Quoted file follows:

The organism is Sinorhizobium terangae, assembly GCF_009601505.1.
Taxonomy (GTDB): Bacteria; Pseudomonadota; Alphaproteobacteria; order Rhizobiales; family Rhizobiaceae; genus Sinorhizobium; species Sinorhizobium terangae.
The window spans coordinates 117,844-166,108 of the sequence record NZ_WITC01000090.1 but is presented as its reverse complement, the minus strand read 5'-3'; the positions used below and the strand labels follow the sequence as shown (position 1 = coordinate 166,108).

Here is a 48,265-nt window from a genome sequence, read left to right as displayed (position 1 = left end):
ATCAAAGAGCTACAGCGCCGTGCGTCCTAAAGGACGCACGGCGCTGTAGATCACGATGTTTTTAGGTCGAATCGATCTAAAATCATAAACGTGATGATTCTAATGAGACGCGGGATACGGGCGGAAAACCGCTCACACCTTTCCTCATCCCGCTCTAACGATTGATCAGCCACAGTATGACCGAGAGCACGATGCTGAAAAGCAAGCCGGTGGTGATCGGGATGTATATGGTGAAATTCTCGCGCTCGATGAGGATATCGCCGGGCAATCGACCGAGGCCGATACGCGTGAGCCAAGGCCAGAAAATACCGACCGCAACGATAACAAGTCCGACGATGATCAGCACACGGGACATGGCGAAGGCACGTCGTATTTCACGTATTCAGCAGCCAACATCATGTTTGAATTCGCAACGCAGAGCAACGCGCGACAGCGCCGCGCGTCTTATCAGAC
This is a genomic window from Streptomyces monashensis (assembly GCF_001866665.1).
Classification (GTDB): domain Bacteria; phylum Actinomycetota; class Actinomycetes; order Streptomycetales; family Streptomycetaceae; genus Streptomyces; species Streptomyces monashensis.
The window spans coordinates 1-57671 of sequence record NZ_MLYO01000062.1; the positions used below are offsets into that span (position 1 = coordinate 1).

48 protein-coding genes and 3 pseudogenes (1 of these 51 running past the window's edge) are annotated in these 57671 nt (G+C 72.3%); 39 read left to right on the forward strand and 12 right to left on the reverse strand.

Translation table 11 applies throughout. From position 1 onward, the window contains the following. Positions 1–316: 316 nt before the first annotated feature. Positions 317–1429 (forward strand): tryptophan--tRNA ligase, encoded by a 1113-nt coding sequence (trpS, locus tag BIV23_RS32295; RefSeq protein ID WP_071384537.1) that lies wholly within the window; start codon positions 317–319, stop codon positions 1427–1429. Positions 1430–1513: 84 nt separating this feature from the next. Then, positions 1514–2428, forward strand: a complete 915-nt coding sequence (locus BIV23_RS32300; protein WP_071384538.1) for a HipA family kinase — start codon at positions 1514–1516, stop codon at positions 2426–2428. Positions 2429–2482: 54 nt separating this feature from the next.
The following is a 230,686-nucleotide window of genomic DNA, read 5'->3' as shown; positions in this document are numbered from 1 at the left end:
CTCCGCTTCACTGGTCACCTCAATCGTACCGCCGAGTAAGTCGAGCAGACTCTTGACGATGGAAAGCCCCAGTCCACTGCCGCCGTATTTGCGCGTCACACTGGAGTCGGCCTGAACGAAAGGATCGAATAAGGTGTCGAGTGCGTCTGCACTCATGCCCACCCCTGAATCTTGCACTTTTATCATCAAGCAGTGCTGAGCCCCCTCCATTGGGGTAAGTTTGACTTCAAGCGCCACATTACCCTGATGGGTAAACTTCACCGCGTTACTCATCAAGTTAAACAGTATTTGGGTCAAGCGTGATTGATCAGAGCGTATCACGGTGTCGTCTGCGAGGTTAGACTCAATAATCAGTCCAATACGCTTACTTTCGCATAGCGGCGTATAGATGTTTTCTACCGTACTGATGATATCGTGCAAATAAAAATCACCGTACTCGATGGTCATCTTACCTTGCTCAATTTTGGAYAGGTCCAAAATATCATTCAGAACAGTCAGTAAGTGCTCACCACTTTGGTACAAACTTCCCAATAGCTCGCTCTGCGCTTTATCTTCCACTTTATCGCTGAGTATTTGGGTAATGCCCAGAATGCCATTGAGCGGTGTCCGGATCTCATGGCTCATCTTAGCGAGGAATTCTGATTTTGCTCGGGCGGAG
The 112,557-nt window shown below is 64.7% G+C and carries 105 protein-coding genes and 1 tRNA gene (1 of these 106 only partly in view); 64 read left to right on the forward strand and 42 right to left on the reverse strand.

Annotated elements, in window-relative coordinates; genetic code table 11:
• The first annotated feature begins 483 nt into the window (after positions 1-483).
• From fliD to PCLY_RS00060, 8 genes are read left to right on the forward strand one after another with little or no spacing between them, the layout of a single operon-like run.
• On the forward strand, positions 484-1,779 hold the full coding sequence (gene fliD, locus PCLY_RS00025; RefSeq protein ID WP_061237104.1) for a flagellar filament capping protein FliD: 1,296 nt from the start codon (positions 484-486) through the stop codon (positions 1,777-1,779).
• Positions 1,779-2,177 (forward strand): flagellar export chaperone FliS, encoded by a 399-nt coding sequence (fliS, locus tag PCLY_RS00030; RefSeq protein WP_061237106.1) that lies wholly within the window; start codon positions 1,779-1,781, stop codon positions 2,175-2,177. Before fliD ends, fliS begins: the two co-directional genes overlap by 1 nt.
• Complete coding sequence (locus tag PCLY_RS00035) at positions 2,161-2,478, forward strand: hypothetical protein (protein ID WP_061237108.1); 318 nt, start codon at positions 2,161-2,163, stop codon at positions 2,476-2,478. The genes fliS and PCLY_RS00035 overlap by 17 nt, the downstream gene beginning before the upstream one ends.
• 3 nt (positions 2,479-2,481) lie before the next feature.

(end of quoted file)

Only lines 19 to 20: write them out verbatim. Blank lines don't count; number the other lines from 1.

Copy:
• Complete coding sequence (locus tag PCLY_RS00035) at positions 2,161-2,478, forward strand: hypothetical protein (protein ID WP_061237108.1); 318 nt, start codon at positions 2,161-2,163, stop codon at positions 2,476-2,478. The genes fliS and PCLY_RS00035 overlap by 17 nt, the downstream gene beginning before the upstream one ends.
• 3 nt (positions 2,479-2,481) lie before the next feature.